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Thread: pex or copper between valve and tub spout

  1. #1

    Default pex or copper between valve and tub spout

    i have heard that using pex pipe between the tub/shower valve and the tub spout may be a bad idea, as it may cause water to go out the shower when unwanted. not sure why, unless the elbows for pex being on the inside cause a restriction.

    also do newer valves account for this in any way ?

    trying to avoid soldering (i.e. using copper).

    planning to use pex from the valve to the shower head.

    Also have heard that the distance from valve to tub spout s/b between 11" and 18". is this just about esthetics or are there technical reasons ?

    thanks.

    mike

  2. #2
    Retired Defense Industry Engineer jadnashua's Avatar
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    1/2" copper verses 1/2" pex have the same external dimensions, but the internal dimensions are different pex pipe walls are thicker, thus smaller and lower flow capacity. Any restriction to the tub spout will often be enough restriction to cause it to slowly backup in the showerhead riser, and dribble out there as well. Plus, there isn't a good way to attach any of the tub spouts to pex. They typically are either a slip on or a screw on connection. You can't anchor the pex, so your spout would move and the connection would be a problem. Pex up to the valve is okay.
    Jim DeBruycker
    Important note - I'm not a pro
    Retired Defense Industry Engineer; Schluter 2.5-day Workshop Completed 2013, 2014

  3. #3
    Moderator & Master Plumber hj's Avatar
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    Default pex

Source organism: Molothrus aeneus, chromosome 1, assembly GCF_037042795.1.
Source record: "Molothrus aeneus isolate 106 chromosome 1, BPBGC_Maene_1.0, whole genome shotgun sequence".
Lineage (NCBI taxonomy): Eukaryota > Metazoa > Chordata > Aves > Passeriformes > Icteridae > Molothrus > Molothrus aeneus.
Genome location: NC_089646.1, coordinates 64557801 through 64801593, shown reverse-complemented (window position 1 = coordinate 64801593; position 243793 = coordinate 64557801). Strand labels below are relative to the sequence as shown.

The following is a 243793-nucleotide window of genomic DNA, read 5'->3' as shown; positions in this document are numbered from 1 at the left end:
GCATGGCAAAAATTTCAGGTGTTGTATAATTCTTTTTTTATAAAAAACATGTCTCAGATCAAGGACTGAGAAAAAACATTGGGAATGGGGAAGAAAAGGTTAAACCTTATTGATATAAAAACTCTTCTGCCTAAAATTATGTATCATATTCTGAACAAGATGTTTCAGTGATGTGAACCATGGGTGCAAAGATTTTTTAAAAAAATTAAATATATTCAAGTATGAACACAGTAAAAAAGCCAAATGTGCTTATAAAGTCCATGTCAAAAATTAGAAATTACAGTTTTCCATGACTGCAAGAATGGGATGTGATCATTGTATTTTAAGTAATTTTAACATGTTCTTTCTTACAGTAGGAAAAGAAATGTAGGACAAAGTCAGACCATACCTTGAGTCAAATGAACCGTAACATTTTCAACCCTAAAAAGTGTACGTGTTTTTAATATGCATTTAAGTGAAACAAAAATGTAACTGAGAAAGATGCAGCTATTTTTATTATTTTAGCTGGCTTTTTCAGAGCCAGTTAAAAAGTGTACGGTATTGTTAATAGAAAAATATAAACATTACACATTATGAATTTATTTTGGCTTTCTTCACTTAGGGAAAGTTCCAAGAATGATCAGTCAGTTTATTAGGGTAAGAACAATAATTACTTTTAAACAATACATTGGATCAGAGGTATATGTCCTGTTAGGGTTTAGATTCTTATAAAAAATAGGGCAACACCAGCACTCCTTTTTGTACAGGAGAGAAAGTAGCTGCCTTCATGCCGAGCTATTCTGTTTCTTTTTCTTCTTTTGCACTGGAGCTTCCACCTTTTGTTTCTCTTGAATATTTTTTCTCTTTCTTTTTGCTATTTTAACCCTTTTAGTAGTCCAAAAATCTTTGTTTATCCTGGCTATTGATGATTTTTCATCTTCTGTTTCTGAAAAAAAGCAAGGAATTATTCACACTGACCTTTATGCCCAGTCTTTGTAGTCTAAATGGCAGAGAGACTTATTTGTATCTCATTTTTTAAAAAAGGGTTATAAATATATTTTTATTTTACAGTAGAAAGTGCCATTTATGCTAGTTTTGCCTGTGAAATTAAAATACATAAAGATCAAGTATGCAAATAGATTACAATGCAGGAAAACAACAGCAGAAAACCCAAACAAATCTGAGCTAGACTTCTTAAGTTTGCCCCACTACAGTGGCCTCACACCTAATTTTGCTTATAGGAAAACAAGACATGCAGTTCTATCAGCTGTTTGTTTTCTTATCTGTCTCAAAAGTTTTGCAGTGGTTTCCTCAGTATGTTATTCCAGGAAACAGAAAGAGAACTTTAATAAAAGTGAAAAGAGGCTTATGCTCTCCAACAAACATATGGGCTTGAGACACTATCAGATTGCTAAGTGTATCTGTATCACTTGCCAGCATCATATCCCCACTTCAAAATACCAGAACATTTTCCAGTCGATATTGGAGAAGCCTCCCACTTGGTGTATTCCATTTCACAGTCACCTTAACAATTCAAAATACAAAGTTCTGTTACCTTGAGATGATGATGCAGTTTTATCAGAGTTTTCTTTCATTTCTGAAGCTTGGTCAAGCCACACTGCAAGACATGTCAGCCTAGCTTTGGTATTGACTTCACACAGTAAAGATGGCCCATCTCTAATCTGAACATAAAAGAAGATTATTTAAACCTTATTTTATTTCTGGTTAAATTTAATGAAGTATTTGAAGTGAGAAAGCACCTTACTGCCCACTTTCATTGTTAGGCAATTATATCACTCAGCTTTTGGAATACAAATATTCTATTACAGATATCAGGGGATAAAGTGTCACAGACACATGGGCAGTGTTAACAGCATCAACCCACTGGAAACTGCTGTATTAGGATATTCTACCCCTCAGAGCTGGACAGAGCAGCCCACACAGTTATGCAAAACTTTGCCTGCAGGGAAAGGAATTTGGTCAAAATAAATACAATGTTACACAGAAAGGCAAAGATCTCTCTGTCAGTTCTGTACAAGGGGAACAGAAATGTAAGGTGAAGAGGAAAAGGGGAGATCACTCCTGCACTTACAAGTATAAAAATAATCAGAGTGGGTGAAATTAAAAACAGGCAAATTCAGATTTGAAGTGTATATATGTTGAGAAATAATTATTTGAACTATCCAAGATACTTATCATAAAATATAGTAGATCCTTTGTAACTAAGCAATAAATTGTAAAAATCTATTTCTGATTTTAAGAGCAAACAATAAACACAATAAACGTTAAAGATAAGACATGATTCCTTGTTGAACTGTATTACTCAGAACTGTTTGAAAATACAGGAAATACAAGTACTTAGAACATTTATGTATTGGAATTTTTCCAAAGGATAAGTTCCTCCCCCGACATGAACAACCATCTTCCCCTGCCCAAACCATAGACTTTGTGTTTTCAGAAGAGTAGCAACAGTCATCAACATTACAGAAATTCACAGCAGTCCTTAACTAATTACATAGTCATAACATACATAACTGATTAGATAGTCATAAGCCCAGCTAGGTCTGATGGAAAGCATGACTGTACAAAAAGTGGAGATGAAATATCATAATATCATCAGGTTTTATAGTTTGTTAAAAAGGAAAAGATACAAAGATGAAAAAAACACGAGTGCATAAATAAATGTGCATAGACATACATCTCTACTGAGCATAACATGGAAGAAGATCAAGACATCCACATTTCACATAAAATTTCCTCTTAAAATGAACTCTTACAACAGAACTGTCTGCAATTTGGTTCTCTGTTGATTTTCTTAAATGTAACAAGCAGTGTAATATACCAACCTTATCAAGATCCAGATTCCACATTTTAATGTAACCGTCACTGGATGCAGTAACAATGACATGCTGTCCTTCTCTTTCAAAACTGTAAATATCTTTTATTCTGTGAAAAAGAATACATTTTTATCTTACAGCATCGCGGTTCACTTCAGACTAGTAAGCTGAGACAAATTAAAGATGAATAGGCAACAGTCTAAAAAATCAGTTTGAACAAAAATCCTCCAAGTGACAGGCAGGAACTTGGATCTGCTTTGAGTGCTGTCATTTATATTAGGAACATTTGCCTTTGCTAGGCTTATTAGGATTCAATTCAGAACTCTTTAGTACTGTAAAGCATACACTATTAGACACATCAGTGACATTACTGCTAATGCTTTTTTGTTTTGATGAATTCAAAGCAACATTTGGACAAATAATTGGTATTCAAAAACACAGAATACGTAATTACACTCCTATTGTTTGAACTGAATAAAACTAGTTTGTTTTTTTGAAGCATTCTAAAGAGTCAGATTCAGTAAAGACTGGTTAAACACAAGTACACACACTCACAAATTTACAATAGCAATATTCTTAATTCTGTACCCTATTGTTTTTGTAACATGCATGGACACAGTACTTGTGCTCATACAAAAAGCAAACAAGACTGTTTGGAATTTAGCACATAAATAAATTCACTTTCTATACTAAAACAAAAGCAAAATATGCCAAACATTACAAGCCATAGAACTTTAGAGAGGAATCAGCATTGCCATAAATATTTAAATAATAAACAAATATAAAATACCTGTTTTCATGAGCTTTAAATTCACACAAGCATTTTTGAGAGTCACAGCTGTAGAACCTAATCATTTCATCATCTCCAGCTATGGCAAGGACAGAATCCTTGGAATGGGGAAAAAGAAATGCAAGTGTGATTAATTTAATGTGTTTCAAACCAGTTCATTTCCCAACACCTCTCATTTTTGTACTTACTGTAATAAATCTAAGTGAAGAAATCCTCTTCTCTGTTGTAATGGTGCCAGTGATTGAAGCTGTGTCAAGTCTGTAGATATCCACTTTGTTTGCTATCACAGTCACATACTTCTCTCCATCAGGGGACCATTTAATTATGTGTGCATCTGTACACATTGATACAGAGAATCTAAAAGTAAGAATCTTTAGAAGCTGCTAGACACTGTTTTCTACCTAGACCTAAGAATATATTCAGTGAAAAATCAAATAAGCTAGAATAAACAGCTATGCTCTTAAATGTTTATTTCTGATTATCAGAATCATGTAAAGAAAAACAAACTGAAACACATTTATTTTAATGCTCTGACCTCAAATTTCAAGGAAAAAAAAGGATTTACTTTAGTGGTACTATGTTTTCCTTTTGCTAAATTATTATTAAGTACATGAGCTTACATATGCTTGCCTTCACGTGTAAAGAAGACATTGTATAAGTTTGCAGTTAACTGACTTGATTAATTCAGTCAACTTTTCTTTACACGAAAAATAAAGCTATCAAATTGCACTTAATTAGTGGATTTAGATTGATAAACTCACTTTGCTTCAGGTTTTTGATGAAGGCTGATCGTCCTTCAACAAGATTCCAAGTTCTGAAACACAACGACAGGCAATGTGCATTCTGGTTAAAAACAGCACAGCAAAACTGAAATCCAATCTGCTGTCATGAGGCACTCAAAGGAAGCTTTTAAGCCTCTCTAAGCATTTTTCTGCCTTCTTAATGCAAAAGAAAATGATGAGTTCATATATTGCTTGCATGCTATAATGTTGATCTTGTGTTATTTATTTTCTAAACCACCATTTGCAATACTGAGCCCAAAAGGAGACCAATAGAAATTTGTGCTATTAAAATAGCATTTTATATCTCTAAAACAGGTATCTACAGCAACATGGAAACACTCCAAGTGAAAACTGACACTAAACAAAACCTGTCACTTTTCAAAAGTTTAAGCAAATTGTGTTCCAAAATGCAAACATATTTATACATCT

If the distance is greater than that it could also induce enough back pressure to force water out of the shower head. Shorter than that has no problems.

  4. #4
    DIY Senior Member Livin4Real's Avatar
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    Just ran all mine with pex after speaking with a couple pros that use it frequently. There are drop ears out now that are made for attaching the tub spout and shower head to pex. They are 1/2" pex to 1/2" fip and have three screw holes in them to attach to the studs/walls, etc. I used a 2"x4" cross member in between the studs to screw the drop ear to, then used 1/2" mip hex nipple to screw into the drop ear and then screw on the tub spout. It's solid and won't move at all. I just made sure that all of the crimp area was exposed past the top edge of the cross member on the drop ear so I could get my crimper around it. For the shower head use the same drop ear and cross member method, just screw your showerhead pipe straight into the drop ear. The showerhead drop ear I have flush with the back side of the drywall so the pipe goes into the drywall a little to hide all the threads and the spout nipple I have the hex part sticking just past my shower insert because my delta faucet has plenty of room to screw it onto the nipple 2" if need be. I'll try and get some pics.
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  5. #5

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    thanks for all the responses; much appreciated. i will look into those drop ears - i'm a bit leary now of the pex, after running into a guy at the home depot who had the shower rise issue, and the Delta help desk told him to go back to copper. tried to get some info from Moen, but couldn't get thru. i will look into those drop ears.

  6. #6
    Moderator & Master Plumber hj's Avatar
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    Default Pex

    The problem with PEX is the pipe between the valve and spout, NOT the fittings or loose ell. A drop ear elbow is need regardless of the material, but it will not eliminate the back flow problem if you use PEX. Maybe the customers of the pros who "use it frequently" only use the tub as a shower so they do not have the problem.
    Last edited by hj; 10-27-2007 at 08:39 AM.

  7. #7
    DIY Senior Member Livin4Real's Avatar
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    We're several baths into it with kids and no dribbling from the showerhead. My spout is stubbed at 24", valve at 42" and showerhead at 81".
    Last edited by Livin4Real; 10-28-2007 at 06:52 AM.
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  8. #8
    DIY Senior Member Livin4Real's Avatar
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    I have a Delta Monitor as well.
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